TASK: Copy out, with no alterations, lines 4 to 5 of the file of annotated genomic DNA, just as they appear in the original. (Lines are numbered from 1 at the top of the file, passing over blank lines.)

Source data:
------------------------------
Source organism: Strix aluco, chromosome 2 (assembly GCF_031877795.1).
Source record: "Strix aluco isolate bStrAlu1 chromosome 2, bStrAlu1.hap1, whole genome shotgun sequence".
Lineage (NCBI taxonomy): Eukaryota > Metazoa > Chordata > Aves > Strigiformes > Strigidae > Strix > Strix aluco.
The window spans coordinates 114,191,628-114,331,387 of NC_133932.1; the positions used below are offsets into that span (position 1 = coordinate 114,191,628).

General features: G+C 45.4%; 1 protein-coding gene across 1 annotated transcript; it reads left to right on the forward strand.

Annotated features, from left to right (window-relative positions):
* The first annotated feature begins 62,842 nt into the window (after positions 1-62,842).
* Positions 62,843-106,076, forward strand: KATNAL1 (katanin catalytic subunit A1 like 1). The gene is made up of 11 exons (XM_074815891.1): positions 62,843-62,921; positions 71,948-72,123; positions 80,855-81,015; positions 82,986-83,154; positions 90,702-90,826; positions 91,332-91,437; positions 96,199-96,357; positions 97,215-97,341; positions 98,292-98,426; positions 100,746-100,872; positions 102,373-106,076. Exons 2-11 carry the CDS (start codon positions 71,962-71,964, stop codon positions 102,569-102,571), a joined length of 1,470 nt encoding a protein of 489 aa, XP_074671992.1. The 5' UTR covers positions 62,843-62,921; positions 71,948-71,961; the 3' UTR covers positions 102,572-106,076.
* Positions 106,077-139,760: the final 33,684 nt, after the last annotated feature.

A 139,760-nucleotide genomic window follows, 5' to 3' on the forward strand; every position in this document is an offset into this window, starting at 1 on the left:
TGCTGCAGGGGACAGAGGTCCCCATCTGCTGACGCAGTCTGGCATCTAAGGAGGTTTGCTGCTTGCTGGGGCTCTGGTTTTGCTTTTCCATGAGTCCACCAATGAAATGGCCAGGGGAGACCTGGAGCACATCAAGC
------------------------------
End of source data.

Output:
The window spans coordinates 114,191,628-114,331,387 of NC_133932.1; the positions used below are offsets into that span (position 1 = coordinate 114,191,628).

General features: G+C 45.4%; 1 protein-coding gene across 1 annotated transcript; it reads left to right on the forward strand.